“We live in an age of speed, where people are constantly being fed one jarring stimulus after another. Traffic, crowding, crimes, television, and advertisements all jam our senses, our receptive equipment, so that we shut down our sensitivities to the world around us just to survive. We learn not to pay attention […] We cease to see, hear, feel, smell much of what is around us. We listen to no one, including our own inner selves and feelings …” Penelope Smith, Animal Talk
Though Smith, an expert in interspecies communication, is speaking here of our latent abilities to communicate with the animal world, her words shoot straight to the heart of October’s global theme as Awareness Month. In my world, awareness is about awakening or re-awakening the Self. I say re-awaken because we were all very “awake” as children, highly curious and aware, which contributed to our rapid intellectual and emotional development.
We are sensuous, sentient beings – we take in the world around us through our senses (sight, hearing, smell, touch and taste) and our emotions (joy, fear, anger, sadness, etc.). We create experiences, evaluate, make decisions and store memories by melding these two. We then draw upon this information to guide us through life. When we dull, ignore or close off our senses, as Smith so deftly describes, we rob ourselves of the deep inner knowing that leads to informed choices. Awareness is the key.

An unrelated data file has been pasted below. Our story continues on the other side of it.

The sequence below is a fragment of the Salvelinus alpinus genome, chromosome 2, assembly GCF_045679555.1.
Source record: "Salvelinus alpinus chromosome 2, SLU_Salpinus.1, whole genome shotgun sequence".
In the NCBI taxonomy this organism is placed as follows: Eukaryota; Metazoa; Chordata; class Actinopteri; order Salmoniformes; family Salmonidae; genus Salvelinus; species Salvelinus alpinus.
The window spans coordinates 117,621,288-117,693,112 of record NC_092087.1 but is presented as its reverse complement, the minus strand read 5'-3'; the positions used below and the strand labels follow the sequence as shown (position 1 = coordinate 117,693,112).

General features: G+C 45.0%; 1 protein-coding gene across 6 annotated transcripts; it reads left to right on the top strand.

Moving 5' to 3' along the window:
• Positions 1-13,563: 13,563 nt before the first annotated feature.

Most of us don’t even realize how “unaware” we are. We are too busy with the business of life. Whoever said we should “take time to smell the roses” offered sage advice. When was the last time you really did smell a rose? Closed your eyes, put your nose in the petals and breathed deeply? Felt the satin of those petals against your cheek? Nibbled their sweetness? Listened ever so closely for the rustle of its waxy green leaves as you brushed against its branches? Examined the flower for veins of varying color? Try it. See how it feels. If not a rose, take a walk, eat a peach, or watch a sunset. Use your senses as creatively as you can to experience whatever it is you choose. In my own experience, a certain peace comes over me, and a greater awareness of everything seems to arise.
Re-engaging our senses takes practice … takes patience … takes time … we must slow down … for a moment … or two … maybe more. Some senses may be harder to re-awaken than others. Note this. Maybe you’ve shut one of your senses down for a reason. Find ways to coax it back to life. Your efforts will be rewarded. When we open our senses fully we give ourselves the gift of time with Self. We quiet our myriad thoughts into a concentrated effort of deep Awareness. When we become more cognizant of the small things in life, it is quite amazing how this kind of heightened consciousness affects the way we handle the big things, too.
My mantra in my coaching work with others and in my own life is:
~ Awareness brings knowledge, with knowledge comes choice, with choice comes action, and with action change – positive change – is possible! ~